Monxton Road was at last straightened and widened in 1966 but those who had complained about the dangerous, narrow bends were now complaining about the excessive speeds of vehicles since widening; creating a dangerous situation.
Residents of Lawrence Houses were still having trouble. Mrs Pilkington raised a problem of cars driving over the verges and grassed areas and turning the area into a 'quagmire'. Cars were also parked on the grassed areas, verges and the bit of hard road overnight with no lights. As a consequence people were ' walking into them' all the time. Advice from the local police was sought and the RDC was asked to construct a road to the bungalows. We forget now that there were quite strict laws on lights on parked vehicles. Side lights had to be left on during the hours of darkness when parked on the road. Some people used to resort to the old paraffin 'bull's-eye' lamp placed on the road by the car to save battery. Good old days. The complaints about the sate of the verges and grassed areas were still being made 12 years later.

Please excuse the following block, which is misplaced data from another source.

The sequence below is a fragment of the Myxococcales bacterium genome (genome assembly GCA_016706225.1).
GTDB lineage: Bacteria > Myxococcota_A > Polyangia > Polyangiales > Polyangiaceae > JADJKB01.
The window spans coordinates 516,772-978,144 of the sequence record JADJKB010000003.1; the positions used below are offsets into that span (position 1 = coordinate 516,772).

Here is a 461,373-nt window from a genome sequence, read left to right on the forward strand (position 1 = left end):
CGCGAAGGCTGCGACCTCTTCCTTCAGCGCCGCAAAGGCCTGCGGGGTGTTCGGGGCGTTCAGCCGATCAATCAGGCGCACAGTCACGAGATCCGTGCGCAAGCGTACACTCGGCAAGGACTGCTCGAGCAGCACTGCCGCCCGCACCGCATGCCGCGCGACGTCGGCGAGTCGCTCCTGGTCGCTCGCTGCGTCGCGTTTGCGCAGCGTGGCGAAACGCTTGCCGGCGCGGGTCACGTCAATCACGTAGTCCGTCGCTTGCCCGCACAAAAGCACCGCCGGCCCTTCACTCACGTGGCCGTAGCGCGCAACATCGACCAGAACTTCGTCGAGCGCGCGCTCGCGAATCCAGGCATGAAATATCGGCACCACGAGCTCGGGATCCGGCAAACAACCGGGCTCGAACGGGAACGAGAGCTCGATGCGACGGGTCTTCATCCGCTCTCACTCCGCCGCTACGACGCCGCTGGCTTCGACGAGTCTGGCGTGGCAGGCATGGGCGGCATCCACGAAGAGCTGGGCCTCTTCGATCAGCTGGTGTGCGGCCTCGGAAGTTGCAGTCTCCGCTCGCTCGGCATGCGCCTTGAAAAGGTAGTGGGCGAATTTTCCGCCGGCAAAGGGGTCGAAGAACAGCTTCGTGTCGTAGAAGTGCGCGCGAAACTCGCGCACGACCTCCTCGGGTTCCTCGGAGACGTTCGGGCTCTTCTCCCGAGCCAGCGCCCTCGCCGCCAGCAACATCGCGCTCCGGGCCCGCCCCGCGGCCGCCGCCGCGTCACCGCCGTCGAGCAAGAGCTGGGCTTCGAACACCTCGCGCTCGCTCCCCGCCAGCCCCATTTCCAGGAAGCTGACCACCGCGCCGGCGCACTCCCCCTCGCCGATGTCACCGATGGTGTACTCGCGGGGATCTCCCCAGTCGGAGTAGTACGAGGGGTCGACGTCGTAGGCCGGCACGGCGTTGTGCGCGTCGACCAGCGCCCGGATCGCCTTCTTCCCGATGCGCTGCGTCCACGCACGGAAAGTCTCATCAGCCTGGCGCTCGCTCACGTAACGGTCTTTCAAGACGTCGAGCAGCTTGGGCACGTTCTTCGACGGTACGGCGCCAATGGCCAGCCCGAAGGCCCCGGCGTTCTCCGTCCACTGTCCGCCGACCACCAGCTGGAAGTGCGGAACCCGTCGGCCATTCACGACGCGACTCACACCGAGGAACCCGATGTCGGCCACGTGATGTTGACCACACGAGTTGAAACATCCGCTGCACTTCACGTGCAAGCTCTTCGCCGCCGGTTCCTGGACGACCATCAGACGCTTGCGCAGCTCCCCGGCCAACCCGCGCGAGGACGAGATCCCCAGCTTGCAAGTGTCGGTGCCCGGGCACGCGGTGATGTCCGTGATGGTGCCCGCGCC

There was now a resurgence of effort in the definition and opening of public footpaths within the parish. Styles were to be reinstated and the paths across fields were to be cleared and not ploughed. The lack of access to these paths had resulted in the use of Mrs Jewell's lawn to bypass the obstruction on the footpath beside her property. Eventually (after about two years) all of the public footpaths and bridle ways were sign posted. It is interesting that the County Land Agent stated that the footpaths should be rolled flat after ploughing and that footpaths should remain open with a public right of way "even when seeding had taken place and crops were growing".
The village hall was now being considered as a parish asset for meetings of organisations such as the Women's Institute, Youth Club. Church, Guides and Brownies. The charges for the hire of the hall were set at £1 for the first three hours and 7/6d (35p) for each hour thereafter with a charge of 5/- (25p) per hour if the fire was used.